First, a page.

They needed to borrow money for ships and supplies. They borrowed from a group of English “Merchant Adventurers” who were intent on making a profit, or at least recovering their investment. The “Adventurers” had little sympathy for the plight of the Pilgrims. Morison says

they treated the Pilgrims much as a loan shark treats a man in financial difficulties; the more beaver and other commodities [the Pilgrims] sent to England, the more the debt grew. Finally it was paid off in 1648 after Bradford, Alden, Standish, Winslow and Prence had sold houses and large parcels of land to make up the balance.1

So it took them about thirty years to pay off the debt.

They set sail for America in two ships, Mayflower and Speedwell. The Speedwell leaked, so they returned to port, and many of the Speedwell’s passengers crammed into the Mayflower. The cramped quarters were a breeding ground for disease, and many passengers fell ill.

After about two months at sea, they sighted land, and realized they were at Cape Cod. They tried to sail around the south side of the Cape and reach the Hudson River, but high winds and dangerous shoals forced them back, and they anchored in Provincetown Harbor on November 11, 1620.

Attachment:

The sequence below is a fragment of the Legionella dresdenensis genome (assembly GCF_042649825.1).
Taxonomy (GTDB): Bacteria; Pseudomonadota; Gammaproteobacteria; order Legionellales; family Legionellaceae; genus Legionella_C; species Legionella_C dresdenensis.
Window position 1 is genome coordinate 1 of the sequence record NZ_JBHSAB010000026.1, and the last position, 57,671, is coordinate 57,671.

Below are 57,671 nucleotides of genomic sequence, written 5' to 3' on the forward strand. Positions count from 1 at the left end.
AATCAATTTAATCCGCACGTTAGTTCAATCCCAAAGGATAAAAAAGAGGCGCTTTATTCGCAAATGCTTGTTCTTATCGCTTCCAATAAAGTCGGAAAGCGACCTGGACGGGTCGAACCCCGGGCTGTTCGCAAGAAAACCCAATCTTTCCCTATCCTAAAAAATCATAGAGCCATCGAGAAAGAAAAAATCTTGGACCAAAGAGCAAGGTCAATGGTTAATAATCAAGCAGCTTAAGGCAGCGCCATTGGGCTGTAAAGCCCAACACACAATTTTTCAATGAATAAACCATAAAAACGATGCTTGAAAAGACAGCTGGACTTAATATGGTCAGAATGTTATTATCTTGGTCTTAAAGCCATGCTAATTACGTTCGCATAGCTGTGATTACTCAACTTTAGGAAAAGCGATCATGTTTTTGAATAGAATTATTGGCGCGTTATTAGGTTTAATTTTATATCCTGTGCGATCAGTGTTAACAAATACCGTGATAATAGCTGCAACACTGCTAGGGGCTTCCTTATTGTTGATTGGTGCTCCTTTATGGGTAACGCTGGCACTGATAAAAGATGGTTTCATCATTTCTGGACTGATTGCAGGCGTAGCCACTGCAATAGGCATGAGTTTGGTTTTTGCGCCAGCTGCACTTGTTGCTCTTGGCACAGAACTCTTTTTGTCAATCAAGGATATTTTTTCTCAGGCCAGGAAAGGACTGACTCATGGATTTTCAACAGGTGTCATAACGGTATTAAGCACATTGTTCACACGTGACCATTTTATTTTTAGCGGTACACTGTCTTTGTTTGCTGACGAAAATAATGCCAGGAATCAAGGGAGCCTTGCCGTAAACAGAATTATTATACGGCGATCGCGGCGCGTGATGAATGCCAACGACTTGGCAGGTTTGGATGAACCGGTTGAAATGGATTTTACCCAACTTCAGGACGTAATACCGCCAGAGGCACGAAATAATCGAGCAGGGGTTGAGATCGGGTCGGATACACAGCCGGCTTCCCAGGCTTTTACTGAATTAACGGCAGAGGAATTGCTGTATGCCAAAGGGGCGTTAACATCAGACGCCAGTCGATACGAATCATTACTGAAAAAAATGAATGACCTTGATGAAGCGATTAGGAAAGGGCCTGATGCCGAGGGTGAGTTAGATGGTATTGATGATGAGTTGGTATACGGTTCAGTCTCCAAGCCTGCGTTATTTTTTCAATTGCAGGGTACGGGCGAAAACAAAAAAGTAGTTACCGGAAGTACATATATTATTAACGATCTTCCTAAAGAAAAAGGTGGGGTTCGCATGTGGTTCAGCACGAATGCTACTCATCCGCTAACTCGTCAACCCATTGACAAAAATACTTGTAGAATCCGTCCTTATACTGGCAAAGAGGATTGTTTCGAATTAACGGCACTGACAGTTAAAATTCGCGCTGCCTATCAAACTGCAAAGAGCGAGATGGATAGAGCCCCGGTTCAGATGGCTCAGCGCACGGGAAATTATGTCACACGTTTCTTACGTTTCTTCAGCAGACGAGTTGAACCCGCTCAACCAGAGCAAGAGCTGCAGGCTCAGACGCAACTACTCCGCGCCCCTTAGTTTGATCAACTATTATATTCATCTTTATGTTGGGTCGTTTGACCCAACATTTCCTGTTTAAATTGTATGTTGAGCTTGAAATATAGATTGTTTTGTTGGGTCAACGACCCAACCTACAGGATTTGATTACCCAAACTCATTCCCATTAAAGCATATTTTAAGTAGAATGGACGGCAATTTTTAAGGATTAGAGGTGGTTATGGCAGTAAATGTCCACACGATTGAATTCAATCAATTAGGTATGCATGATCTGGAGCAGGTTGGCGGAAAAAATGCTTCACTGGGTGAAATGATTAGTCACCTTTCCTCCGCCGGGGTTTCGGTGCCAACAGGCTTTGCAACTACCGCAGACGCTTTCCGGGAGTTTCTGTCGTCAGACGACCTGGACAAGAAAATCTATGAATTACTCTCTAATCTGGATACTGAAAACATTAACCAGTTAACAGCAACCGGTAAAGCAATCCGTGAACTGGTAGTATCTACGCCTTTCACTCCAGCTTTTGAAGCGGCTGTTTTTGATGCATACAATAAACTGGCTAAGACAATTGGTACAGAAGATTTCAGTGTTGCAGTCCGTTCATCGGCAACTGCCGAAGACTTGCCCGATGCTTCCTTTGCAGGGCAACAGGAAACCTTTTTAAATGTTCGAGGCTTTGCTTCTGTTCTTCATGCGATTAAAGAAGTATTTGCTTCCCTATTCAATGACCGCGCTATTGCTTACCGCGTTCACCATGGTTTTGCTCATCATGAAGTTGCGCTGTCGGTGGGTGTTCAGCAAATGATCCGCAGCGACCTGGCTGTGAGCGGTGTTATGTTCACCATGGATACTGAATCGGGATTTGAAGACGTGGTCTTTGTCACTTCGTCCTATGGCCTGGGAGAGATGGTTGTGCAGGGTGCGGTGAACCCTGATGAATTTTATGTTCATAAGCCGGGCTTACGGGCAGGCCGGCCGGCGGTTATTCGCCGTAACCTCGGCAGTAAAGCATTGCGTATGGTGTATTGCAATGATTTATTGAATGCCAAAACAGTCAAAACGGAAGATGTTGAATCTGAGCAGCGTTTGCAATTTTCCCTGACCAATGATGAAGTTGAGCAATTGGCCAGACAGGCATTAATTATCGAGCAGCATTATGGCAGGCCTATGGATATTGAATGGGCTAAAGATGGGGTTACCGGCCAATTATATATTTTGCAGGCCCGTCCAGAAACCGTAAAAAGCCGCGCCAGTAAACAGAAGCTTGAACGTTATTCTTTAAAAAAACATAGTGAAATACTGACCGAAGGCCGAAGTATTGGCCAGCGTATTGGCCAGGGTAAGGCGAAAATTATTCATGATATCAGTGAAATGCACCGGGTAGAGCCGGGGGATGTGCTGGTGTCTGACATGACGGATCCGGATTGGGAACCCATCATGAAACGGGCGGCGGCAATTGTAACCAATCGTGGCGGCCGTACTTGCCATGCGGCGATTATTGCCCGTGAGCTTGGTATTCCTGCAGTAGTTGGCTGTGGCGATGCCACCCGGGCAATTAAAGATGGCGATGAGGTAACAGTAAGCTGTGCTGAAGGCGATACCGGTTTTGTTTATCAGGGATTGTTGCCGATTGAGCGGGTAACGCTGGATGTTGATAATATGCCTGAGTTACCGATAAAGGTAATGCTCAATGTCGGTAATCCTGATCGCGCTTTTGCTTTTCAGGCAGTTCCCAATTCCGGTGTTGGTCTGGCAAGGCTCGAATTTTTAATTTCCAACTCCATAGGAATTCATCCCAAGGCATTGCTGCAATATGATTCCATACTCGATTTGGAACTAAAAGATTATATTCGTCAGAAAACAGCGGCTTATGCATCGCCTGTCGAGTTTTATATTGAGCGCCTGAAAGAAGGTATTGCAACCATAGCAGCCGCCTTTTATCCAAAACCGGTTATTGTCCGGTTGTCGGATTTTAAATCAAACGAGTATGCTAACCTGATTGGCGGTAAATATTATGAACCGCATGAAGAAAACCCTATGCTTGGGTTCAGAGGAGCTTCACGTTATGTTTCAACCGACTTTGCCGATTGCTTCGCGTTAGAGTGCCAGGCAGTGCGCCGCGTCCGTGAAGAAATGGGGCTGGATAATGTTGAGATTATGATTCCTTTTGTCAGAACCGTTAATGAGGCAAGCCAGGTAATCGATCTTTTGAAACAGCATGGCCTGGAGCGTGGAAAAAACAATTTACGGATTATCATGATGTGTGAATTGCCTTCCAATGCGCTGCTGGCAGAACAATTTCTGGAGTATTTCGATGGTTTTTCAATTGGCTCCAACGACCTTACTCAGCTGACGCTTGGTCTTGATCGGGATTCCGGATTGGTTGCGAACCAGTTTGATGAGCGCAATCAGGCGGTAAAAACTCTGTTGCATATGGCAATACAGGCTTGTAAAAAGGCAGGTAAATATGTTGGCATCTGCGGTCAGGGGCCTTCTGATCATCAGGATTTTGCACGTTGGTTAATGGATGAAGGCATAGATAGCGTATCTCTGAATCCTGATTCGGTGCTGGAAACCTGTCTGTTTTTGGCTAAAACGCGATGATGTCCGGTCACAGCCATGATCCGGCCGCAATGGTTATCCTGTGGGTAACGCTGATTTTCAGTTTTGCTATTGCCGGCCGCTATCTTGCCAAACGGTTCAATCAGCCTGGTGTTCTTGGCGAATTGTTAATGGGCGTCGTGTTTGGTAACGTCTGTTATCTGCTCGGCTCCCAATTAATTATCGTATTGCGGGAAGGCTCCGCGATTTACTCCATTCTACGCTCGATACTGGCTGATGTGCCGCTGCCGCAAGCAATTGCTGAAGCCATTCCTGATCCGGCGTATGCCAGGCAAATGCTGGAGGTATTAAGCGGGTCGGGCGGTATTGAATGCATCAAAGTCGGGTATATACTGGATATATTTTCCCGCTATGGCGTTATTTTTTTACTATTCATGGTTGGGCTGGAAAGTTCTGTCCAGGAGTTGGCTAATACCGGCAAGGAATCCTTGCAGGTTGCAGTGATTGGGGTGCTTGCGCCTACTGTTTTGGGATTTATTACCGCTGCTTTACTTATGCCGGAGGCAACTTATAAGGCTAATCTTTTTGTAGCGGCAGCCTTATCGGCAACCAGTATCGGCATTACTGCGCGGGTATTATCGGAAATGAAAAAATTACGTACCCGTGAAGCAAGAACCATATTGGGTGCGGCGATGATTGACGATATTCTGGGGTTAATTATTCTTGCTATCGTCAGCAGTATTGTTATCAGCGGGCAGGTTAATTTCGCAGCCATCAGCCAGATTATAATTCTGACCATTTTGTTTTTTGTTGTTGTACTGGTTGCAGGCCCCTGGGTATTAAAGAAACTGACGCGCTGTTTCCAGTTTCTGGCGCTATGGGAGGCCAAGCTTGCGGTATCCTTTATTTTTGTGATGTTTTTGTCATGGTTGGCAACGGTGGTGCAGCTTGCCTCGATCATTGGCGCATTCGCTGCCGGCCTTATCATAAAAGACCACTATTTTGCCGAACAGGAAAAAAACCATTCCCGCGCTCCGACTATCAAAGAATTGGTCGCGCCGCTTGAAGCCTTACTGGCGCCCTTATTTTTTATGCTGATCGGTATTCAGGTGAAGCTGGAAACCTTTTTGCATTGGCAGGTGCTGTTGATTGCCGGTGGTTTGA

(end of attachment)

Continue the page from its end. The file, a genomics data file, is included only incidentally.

Cape Cod & Environs
P=Plymouth, H=Provincetown Harbor
B=Buzzards Bay, C=Cape Cod Canal
M=Martha’s Vineyard, D=Dangerous Shoals


They rejoiced to be on dry land, but their joy was short-lived. Bradford writes,

Being thus passed the vast ocean, and a sea of troubles before in their preparation... they had now no friends to welcome them nor inns to entertain or refresh their weather-beaten bodies; no houses or much less towns to repair to... Summer being done, all things stand upon them with a weather-beaten face, and the whole country, full of woods and thickets, represented a wild and savage hue. If they looked behind them, there was the mighty ocean which they had passed and was now as a main bar and gulf to separate them from all the civil parts of the world.

They dispatched a small boat to explore the area, and find a place to settle; Bradford was on this small boat. Meanwhile, his young wife was so depressed by the cramped conditions on the Mayflower, by the cold weather, etc. that she jumped into the sea and killed herself (she may have fallen into the sea accidentally, but that’s unlikely). They chose to settle in Plymouth, and started building, while most of their party continued sleeping on the Mayflower.

Of the Mayflower’s 102 passengers, only half were from the Leiden congregation, the rest were “strangers” whom the Merchant Adventurers had put onboard. Of the 102 passengers, 51 died the first winter, many from disease. People were dying in such numbers that the healthy were barely able to bury the dead in the frozen ground.